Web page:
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I have not tested Internet Explorer 8 — the new version of Microsoft’s (MSFT) industry-leading Web browser, which was released here on Thursday. And since Microsoft has made it clear that it has no intention of writing a version for the Apple (AAPL) Macintosh, I may never use it.
However, I’ve gone through the promotional videos and read some of the early reviews, starting with Walt Mossberg‘s in the Wall St. Journal, and I gather it’s a significant advance over IE7 with some fine new features and none of the obvious flaws Vista had coming out of the box. But it has a fundamental problem. As Walt puts it in the last graph of his laudatory review, damning IE8 with faint praise:
“If it were faster, I would say it was the best browser currently available for Windows.” (link)
Microsoft’s new browser, according to Mossberg (who is backed up by independent tests — see here and here), is slower than Firefox, Google’s (GOOG) Chrome, and even the Windows version of Apple’s Safari 4. Which makes me wonder whether IE8 might do for Microsoft’s dominant position in the Web browser market what Vista did for Microsoft’s monopoly position on the PC desktop.
What am I talking about? Let’s go to the pie charts below the fold.
According to Net Applications, which does a pretty good job of tracking who’s doing what on the Internet (and reports the results in low-res pie charts), this is what Microsoft’s share of the OS market looked like two years ago — a couple months after Vista’s worldwide release — and what it looks like today:
In two years, a 93% market share has shrunk to 89%. Moreover, Vista only represents 22% of that market; 63.5% of the world is still using Windows XP. (That green slice, by the way, represents the Mac OS’s growing share.)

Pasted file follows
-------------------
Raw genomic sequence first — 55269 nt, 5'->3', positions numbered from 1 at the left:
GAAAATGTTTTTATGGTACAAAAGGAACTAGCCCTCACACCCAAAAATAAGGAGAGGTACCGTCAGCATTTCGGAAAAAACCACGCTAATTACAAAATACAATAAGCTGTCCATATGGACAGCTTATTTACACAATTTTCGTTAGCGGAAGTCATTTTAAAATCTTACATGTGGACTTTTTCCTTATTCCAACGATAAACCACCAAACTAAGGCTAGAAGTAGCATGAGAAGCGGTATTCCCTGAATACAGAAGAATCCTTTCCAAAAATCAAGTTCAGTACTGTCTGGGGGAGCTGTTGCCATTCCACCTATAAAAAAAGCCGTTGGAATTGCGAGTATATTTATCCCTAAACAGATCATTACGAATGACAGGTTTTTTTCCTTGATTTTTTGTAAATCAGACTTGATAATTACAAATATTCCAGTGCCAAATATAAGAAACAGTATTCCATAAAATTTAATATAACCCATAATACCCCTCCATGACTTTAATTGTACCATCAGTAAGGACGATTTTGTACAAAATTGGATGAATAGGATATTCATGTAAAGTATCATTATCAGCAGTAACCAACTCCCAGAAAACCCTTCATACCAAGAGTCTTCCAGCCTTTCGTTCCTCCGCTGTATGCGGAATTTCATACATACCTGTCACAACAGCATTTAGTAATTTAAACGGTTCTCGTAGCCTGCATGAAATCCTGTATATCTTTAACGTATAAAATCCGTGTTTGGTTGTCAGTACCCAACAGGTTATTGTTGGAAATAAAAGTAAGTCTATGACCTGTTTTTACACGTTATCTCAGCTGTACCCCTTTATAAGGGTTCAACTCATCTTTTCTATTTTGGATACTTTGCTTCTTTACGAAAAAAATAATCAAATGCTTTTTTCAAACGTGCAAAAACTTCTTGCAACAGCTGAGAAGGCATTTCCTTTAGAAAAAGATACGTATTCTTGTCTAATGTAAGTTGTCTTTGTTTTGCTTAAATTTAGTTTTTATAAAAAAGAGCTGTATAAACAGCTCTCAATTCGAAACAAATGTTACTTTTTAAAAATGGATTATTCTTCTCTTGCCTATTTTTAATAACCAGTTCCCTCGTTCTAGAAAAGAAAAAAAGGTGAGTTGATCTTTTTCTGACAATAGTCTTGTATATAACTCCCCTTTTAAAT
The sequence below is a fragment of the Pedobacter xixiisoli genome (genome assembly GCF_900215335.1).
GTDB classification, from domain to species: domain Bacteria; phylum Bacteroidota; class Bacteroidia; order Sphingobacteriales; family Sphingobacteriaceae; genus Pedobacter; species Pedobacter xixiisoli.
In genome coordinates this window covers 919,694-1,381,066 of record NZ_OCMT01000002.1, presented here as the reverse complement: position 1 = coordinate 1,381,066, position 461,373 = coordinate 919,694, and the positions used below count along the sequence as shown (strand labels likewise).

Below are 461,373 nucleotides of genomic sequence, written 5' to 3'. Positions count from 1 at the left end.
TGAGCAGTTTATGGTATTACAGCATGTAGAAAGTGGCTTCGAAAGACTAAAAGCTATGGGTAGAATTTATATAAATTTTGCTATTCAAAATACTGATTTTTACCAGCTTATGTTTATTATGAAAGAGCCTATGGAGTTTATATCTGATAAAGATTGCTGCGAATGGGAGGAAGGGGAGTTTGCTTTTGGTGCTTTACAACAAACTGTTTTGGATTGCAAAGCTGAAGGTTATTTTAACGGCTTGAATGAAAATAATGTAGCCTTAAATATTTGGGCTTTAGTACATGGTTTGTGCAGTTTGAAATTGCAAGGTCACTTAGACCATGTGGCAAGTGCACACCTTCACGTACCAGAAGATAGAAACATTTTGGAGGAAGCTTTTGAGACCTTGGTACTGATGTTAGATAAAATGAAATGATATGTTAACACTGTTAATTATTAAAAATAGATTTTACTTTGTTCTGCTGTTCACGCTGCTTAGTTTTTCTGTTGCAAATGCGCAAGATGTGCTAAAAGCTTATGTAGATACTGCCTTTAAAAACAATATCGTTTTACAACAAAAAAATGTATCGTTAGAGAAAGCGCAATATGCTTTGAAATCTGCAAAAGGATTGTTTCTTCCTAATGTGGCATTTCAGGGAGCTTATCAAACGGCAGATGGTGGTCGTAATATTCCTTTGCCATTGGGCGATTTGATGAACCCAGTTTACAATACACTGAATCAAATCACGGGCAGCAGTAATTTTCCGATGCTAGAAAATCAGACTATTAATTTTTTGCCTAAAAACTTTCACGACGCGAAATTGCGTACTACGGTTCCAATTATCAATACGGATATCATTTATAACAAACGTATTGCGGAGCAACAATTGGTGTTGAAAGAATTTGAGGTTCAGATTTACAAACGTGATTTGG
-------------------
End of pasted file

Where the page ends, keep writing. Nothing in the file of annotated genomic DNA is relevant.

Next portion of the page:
Now let’s look at what has happened to the Web browser market in that same time period.
Here the deterioration is even greater: in two years, IE’s market share has fallen from 79% to 67%.
This isn’t entirely surprising. Although Internet Explorer enjoys the same built-in advantage as Windows — the software comes pre-installed on every Windows PC sold — there are better Web browsers out there, and it’s a whole lot easier for users to switch browsers than to switch operating systems. Hence the growing green (Firefox) and red (Safari) slices in the second chart.
How has Microsoft responded to the challenge? From what I’m hearing, Redmond’s strategy with IE sounds a lot like the one that brought the world Windows Vista: Stay focused on your installed base. Pile on the features. Sacrifice performance for new tricks. And act as if the other operating systems didn’t exist.
That may produce a pretty good Web browser — and one that’s sure to improve over time — but it’s not going to keep the barbarians at the gate forever.
UPDATE: The latest data from Net Applications show that IE8 lost market share over the first weekend following its release. One theory is that early adopters are switching back to Firefox. See here.